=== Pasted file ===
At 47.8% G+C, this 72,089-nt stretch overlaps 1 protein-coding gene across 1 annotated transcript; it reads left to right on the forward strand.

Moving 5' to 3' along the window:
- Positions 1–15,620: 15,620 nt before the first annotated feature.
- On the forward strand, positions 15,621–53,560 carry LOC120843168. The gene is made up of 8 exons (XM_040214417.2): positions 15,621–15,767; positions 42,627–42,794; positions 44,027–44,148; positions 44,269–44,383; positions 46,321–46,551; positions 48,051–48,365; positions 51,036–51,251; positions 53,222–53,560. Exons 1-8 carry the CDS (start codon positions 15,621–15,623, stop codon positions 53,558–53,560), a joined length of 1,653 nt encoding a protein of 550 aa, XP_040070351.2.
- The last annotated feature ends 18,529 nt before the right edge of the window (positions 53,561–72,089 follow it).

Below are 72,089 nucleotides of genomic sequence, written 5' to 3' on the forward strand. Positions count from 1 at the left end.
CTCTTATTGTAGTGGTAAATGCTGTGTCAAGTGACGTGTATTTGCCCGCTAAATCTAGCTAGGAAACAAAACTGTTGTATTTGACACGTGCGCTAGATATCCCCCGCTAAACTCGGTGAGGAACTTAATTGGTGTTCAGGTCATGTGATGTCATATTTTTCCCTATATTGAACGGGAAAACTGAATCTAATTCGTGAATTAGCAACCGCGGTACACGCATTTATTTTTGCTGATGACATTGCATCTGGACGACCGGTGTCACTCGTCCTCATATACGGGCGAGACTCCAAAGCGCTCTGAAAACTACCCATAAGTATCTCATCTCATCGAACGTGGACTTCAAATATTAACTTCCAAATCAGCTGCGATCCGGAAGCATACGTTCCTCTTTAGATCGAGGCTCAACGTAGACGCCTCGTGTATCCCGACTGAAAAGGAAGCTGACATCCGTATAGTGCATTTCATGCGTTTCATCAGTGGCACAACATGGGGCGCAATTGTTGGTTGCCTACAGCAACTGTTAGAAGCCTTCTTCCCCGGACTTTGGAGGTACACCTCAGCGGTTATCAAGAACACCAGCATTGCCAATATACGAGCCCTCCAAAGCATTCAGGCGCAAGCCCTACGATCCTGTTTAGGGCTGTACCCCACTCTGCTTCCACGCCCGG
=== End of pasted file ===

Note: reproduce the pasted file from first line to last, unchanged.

At 47.8% G+C, this 72,089-nt stretch overlaps 1 protein-coding gene across 1 annotated transcript; it reads left to right on the forward strand.

Moving 5' to 3' along the window:
- Positions 1–15,620: 15,620 nt before the first annotated feature.
- On the forward strand, positions 15,621–53,560 carry LOC120843168. The gene is made up of 8 exons (XM_040214417.2): positions 15,621–15,767; positions 42,627–42,794; positions 44,027–44,148; positions 44,269–44,383; positions 46,321–46,551; positions 48,051–48,365; positions 51,036–51,251; positions 53,222–53,560. Exons 1-8 carry the CDS (start codon positions 15,621–15,623, stop codon positions 53,558–53,560), a joined length of 1,653 nt encoding a protein of 550 aa, XP_040070351.2.
- The last annotated feature ends 18,529 nt before the right edge of the window (positions 53,561–72,089 follow it).

Below are 72,089 nucleotides of genomic sequence, written 5' to 3' on the forward strand. Positions count from 1 at the left end.
CTCTTATTGTAGTGGTAAATGCTGTGTCAAGTGACGTGTATTTGCCCGCTAAATCTAGCTAGGAAACAAAACTGTTGTATTTGACACGTGCGCTAGATATCCCCCGCTAAACTCGGTGAGGAACTTAATTGGTGTTCAGGTCATGTGATGTCATATTTTTCCCTATATTGAACGGGAAAACTGAATCTAATTCGTGAATTAGCAACCGCGGTACACGCATTTATTTTTGCTGATGACATTGCATCTGGACGACCGGTGTCACTCGTCCTCATATACGGGCGAGACTCCAAAGCGCTCTGAAAACTACCCATAAGTATCTCATCTCATCGAACGTGGACTTCAAATATTAACTTCCAAATCAGCTGCGATCCGGAAGCATACGTTCCTCTTTAGATCGAGGCTCAACGTAGACGCCTCGTGTATCCCGACTGAAAAGGAAGCTGACATCCGTATAGTGCATTTCATGCGTTTCATCAGTGGCACAACATGGGGCGCAATTGTTGGTTGCCTACAGCAACTGTTAGAAGCCTTCTTCCCCGGACTTTGGAGGTACACCTCAGCGGTTATCAAGAACACCAGCATTGCCAATATACGAGCCCTCCAAAGCATTCAGGCGCAAGCCCTACGATCCTGTTTAGGGCTGTACCCCACTCTGCTTCCACGCCCGG